The process of speciation usually takes a long time. But for a new species of Darwin’s finches, it happened in just two generations. And scientists were able to watch.
The new lineage that lives in the Galápagos archipelago comes from the hybridization of two different species of Darwin’s finches.
Darwin’s finches provide an iconic model for the evolution of biodiversity on Earth due to natural selection.
While conducting their field work on the small island of Daphne Major in 1981, Princeton University researchers Rosemary and Peter Grant observed an immigrant male that sang an unusual song and differed in size from all resident species on the island.
Throughout 40 consecutive years of direct observation, the Grants found that the new lineage, which they named “Big Bird,” began when that male bred with a resident medium ground finch female.
The researchers followed the putative lineage for six generations, over 30 years. DNA sequence data now reveal that the immigrant male was a large cactus finch, which must have flown to Daphne from Española island, more than 60 miles to the southeast.
As reported in Science, the identification of the Big Bird lineage is significant because while a critical step in speciation is the establishment of reproductive isolation and the process of speciation is usually assumed to take a very long time, the Big Bird lineage happened in just two generations.
“The interesting aspect of this study is that a hybridization between two distinct species led to the development of a new lineage that after only two generations behaved as any other species of Darwin’s finches,” says Leif Andersson, a visiting professor in the Texas A&M College of Veterinary Medicine & Biomedical Sciences.
“If a naturalist had come to Daphne Major island without knowing that this lineage arose very recently it would have been recognized as one of the four species on the island. This clearly demonstrates the value of long-running field studies.”
Traditionally, good species respect species boundaries and cannot produce fully fertile progeny if hybridization happens, as is the case for the horse and the donkey, for example.
However, it’s become clear in recent years that some closely related species that normally avoid breeding with each other exchange genes by hybridization surprisingly often.
“Charles Darwin would have been excited to read this paper.”
It’s been reported previously that there has been a considerable amount of gene flow going on among the 18 species of Darwin’s finches for thousands of years. All 18 species derive from a single ancestral species that colonized the Galápagos 1-2 million years ago.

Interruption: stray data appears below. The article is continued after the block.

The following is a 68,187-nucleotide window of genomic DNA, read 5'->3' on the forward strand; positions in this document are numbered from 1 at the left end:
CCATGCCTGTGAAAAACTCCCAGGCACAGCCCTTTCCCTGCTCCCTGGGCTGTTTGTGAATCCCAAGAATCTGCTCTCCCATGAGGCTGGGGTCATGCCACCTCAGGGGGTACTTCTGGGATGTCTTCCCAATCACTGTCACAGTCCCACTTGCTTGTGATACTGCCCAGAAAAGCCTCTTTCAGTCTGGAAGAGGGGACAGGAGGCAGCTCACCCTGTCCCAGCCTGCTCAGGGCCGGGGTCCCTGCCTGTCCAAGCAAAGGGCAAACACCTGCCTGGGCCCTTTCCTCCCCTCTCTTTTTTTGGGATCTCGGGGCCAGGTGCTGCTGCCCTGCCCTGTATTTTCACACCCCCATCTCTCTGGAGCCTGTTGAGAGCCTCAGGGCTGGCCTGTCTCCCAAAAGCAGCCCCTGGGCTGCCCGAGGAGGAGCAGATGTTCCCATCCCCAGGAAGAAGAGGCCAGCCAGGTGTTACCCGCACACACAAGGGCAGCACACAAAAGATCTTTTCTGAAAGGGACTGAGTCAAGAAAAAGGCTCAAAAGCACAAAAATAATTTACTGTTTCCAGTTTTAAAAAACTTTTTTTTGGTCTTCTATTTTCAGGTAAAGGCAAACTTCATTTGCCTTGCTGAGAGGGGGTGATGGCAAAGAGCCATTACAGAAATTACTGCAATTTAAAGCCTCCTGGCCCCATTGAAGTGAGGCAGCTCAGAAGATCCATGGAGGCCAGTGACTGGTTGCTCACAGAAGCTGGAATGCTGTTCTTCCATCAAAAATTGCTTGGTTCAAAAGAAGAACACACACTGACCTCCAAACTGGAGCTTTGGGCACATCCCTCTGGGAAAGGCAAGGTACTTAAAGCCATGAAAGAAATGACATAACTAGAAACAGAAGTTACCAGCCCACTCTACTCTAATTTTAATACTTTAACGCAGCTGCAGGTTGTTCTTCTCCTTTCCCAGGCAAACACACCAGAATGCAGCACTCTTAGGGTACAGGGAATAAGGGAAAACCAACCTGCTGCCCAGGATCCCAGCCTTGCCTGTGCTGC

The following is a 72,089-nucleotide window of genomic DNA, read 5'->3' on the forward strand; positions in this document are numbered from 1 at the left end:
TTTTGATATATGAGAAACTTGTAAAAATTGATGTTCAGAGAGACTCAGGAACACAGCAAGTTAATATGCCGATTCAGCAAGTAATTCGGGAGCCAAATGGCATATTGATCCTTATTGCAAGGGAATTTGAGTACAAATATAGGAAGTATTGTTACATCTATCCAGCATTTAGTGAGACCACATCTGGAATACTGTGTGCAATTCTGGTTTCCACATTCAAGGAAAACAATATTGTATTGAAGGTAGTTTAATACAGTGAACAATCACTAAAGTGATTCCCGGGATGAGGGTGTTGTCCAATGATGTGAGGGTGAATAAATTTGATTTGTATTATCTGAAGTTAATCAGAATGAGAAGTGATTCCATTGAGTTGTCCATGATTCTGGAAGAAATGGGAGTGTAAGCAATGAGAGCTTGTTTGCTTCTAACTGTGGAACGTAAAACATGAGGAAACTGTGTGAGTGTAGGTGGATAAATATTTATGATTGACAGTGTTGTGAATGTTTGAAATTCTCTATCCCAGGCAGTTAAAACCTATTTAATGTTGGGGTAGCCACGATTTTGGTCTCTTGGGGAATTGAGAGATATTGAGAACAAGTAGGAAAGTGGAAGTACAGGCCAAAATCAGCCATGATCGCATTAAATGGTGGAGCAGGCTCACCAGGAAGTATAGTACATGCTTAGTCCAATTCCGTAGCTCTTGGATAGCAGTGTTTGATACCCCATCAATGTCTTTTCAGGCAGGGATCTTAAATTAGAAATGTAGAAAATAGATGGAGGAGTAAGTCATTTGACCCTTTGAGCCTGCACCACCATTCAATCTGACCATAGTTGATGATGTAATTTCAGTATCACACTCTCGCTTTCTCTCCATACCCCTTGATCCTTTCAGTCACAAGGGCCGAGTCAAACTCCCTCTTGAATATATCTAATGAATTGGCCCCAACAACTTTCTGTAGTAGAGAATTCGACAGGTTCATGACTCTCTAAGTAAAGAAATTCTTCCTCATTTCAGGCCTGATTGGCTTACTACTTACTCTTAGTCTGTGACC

“It is very likely that new lineages, like the Big Birds, have originated many times during the evolution of Darwin’s finches,” Andersson says. “The majority of these have gone extinct, but some may have led to the evolution of contemporary species.
“We have no idea about the long-term survival of the Big Bird lineage, but it has the potential to become a success and it provides a beautiful example of one way in which speciation occurs. Charles Darwin would have been excited to read this paper.”
The Big Bird lineage was identified because of the unique song of the original immigrant male, since sons learn the song of their father and females mate with males that sing like their fathers, according to the Grants, who are coauthors of the current study.
The new lineage also differed from the resident species in beak morphology—often occurring in order for a lineage to be ecologically competitive—which is also a major cue for mate choice. In the case of the Big Bird lineage, its beak morphology evolved from that of the immigrant finch to allow the species to utilize different food sources on the Galápagos.
“It is very striking that when we compare the size and shape of the Big Bird beaks with the beak morphologies of the other three species inhabiting Daphne Major island, the Big Birds occupy their own niche in the beak morphology space,” says coauthor Sangeet Lamichhaney, a postdoctoral fellow at Harvard University.
“Thus, the combination of gene variants contributed from the two interbreeding species in combination with natural selection led to the evolution of a beak morphology that was competitive and unique.”
The Galápagos National Parks Service, the Charles Darwin Foundation, the National Science Foundation, the Knut and Alice Wallenberg Foundation, and the Swedish Research Council funded the work.
Source: Texas A&M University